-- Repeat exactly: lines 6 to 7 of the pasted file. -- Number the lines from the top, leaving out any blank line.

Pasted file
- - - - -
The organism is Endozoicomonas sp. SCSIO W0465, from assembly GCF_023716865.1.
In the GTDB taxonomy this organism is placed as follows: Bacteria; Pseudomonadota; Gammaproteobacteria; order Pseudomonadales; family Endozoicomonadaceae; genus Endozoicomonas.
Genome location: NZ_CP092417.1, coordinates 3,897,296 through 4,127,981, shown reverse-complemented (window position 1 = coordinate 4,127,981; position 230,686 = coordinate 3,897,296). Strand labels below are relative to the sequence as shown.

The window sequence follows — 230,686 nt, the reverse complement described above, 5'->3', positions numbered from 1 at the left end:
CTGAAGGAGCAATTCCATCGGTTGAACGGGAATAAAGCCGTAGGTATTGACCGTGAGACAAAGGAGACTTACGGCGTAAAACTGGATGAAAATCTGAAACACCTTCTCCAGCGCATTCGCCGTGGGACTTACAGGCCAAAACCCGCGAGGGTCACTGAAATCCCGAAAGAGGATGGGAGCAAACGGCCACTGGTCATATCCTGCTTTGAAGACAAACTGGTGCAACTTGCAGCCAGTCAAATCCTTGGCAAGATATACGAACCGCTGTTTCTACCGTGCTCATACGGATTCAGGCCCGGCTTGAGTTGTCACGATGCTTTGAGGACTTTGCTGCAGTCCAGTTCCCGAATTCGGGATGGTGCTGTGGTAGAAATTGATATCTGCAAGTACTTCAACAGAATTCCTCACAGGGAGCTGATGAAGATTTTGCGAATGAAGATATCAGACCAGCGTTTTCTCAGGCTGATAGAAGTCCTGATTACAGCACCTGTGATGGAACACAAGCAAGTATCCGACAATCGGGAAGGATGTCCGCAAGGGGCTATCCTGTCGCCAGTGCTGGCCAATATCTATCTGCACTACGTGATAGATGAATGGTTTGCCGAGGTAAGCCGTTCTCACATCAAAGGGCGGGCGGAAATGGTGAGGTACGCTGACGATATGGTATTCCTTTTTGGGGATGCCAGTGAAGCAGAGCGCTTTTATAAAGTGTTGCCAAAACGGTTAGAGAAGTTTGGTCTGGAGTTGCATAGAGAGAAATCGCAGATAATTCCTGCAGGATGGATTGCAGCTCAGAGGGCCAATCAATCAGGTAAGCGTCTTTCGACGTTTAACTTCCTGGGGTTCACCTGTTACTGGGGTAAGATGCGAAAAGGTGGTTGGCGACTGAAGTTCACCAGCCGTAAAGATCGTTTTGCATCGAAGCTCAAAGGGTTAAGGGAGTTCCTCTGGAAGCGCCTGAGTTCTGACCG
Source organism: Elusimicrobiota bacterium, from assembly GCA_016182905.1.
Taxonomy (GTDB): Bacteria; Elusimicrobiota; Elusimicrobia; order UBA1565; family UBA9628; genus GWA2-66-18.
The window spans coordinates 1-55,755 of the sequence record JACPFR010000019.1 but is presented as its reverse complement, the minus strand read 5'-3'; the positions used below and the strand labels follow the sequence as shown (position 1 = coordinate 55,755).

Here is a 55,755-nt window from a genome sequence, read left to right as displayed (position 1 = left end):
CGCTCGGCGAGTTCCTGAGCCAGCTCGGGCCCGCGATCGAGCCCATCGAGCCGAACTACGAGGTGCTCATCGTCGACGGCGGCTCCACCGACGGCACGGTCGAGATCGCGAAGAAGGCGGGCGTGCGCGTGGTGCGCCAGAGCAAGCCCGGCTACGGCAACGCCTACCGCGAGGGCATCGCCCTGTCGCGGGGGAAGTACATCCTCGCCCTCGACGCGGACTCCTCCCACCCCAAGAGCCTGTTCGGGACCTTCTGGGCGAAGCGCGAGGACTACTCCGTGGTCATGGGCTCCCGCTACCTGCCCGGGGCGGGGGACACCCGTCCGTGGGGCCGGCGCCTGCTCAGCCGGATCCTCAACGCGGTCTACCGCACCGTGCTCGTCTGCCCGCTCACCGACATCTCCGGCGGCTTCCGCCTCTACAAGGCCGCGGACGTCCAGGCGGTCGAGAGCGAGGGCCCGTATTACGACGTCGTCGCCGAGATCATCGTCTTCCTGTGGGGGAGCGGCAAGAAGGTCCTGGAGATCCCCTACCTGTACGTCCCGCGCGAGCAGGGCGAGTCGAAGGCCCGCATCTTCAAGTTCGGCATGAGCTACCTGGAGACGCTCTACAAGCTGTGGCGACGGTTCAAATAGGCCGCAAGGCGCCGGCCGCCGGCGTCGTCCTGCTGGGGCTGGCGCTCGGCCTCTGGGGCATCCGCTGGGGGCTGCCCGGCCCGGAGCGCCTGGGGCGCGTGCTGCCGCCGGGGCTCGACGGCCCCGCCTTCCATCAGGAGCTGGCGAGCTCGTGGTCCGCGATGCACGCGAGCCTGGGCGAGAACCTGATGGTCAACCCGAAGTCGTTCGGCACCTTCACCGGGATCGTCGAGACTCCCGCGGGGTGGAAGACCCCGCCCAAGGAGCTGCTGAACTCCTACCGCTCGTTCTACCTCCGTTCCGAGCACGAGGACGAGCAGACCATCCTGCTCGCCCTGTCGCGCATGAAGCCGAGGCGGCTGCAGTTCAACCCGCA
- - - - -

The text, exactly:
Source organism: Elusimicrobiota bacterium, from assembly GCA_016182905.1.
Taxonomy (GTDB): Bacteria; Elusimicrobiota; Elusimicrobia; order UBA1565; family UBA9628; genus GWA2-66-18.